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Jetté pointed out that
William of Malmesburyin "De Gestis Regis Anglorum" and several later chronicles unambiguously state that Agatha's sister was a Queen of Hungary. From what we know about the biography of Edward the Exile, he loyally supported Andrew I of Hungary, following him from Kievto Hungary in 1046 and staying at his court for many years. Andrew's wife and queen was Anastasia, a daughter of Yaroslav the Wiseof Kievby Ingigerd of Sweden. Following Jetté's logic, Edward's wife was another daughter of Yaroslav.
This theory accords with the seemingly incongruous statements of
Geoffrey Gaimarand Roger of Howdenthat, while living in Kiev, Edward took a nativeborn wife "of noble parentage" or that his father-in-law was a "Rus king". [ It has been suggested that Agatha is one of four or five Yaroslav's daughters represented next to him in the famous eleventh-century fresco in the St. Sophia Cathedral in Kiev. It is known that Yaroslav's other daughters married Henri I of Franceand Harald III of Norway. At the time of their marriages, both Harald and Andrew were — just like Edward — the landless pretenders to foreign thrones, who found shelter and support in distant but powerful Kiev.]
Jetté's theory seems to be supported by an
onomasticargument. [Pointedly criticized by John Carmi Parsons in his article "Edward the Aetheling's Wife, Agatha", in "The Plantagenet Connection", Summer/Winter 2002, pp. 31-54. Donald C. Jackman, "A Greco-Roman Onomastic Fund", in "Onomastique et Parente dans l'Occident medieval", Prosographica et Genealogica, Vol. 3 (2000), pp. 14-56, shows several genealogical groupings of individuals in Germany at this time, including Agatha, with seemingly Eastern names. He indicates several possible sources (e.g. the marriages of Emperor Otto II and of Vladimir Iof Kiev, and the supposed marriage of Emperor Louis the Blind, to Byzantine brides) for the introduction of these names into the western European dynasties.] Among the medieval royalty, Agatha's rare Greek name is first recorded in the Macedonian dynastyof Byzantium; it was also one of the most frequent feminine names in the Kievan Rurikiddynasty. [А.Ф. Литвина, Ф.Б. Успенский. Выбор имени у русских князей в X-XVI вв.: Династическая история сквозь призму антропонимики. Moscow: Indrik, 2006. ISBN 5-85759-339-5. Page 463.] After Anna of Byzantium married Yaroslav's father, he took the Christian name of the reigning emperor, Basil II, while some members of his family were named after other members of the imperial dynasty. Agatha could have been one of these. [According to one theory, Agatha was not a daughter but sister of Yaroslav. Indeed, the last wife of Yaroslav's father, Vladimir I, seems to have been a German princess, who could have been described as "filia germani imperatoris Henrici". It is generally accepted that their daughter Dobronega married Casimir I of Polandabout the same year when Edward is thought to have married Agatha (judging by the date when their eldest child was born). If Agatha was Yaroslav's sister (rather than daughter as Jette thought), she would still have close ties to the Hungarian royal family. For instance, one of Yaroslav's sisters was the wife of Ladislas the Bald, a paternal uncle of Andrew I.]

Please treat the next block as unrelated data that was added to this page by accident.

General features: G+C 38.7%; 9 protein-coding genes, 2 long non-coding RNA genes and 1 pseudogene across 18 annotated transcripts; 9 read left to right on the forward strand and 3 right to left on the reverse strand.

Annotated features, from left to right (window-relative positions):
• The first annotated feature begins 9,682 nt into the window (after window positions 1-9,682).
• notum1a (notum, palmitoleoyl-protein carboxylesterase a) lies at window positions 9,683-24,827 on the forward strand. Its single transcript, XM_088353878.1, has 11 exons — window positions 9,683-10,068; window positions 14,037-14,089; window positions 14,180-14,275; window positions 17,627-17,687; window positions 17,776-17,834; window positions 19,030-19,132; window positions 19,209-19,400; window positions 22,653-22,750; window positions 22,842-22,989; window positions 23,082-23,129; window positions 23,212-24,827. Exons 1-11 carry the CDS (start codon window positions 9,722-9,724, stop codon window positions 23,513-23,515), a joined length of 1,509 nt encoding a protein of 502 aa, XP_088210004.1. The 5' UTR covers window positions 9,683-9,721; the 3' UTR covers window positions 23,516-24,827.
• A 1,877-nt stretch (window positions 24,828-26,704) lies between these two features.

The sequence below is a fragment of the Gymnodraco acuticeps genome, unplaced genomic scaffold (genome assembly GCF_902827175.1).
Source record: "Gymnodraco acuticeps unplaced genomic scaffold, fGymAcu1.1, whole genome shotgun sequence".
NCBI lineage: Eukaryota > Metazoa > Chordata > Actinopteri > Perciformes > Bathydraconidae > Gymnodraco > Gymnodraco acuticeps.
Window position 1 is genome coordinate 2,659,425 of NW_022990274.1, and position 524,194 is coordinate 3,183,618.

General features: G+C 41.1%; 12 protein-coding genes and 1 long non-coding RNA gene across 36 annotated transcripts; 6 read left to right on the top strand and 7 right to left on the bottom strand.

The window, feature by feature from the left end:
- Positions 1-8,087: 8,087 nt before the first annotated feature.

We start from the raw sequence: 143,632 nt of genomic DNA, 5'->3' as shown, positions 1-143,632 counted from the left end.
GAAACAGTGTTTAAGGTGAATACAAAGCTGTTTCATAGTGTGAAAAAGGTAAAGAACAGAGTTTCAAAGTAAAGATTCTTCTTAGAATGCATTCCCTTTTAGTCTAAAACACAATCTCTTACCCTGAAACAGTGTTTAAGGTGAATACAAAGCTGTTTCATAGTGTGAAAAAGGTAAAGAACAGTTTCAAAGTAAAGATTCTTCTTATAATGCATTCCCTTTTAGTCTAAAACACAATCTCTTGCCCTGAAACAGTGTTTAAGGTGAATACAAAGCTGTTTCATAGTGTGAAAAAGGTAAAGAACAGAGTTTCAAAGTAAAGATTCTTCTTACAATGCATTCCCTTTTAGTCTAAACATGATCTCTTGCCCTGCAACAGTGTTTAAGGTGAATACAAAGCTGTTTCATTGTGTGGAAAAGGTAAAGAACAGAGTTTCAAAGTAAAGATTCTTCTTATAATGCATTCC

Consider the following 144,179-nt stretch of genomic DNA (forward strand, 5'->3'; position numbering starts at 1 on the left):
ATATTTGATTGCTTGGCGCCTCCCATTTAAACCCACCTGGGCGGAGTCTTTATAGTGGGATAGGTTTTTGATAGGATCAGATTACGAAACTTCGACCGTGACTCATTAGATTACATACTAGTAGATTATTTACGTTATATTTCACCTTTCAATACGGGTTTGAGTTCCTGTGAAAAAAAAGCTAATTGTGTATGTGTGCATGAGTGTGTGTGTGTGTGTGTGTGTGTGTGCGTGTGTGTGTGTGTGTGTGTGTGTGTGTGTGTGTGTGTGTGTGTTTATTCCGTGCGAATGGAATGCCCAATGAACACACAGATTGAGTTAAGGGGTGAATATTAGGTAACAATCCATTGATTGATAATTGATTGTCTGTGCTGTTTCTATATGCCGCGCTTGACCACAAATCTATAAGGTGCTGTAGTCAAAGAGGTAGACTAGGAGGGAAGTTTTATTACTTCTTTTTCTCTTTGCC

The names of Agatha's immediate descendants — Margaret, Cristina, David, Alexander — were likewise extraordinary for Anglo-Saxon Britain. They may provide a clue to Agatha's origin. The names Margaret and Cristina are today associated with Sweden, the native country of Yaroslav's wife Ingigerd. [It has been argued that Ingigerd's original Christian name was Margaret. Whatever the truth, the names Margaret and Cristina were not explicitly recorded in Sweden before the twelfth century. For details, see: Ф.Б. Успенский. Скандинавы - Варяги - Русь: Историко-филологические очерки. Moscow, 2002. Pages 60-61.] The name of Margaret's son, David, obviously echoes that of Solomon, the son and heir of Andrew I. [Andrew's second son was actually named David. Current scholarship traces these names to the famous oration of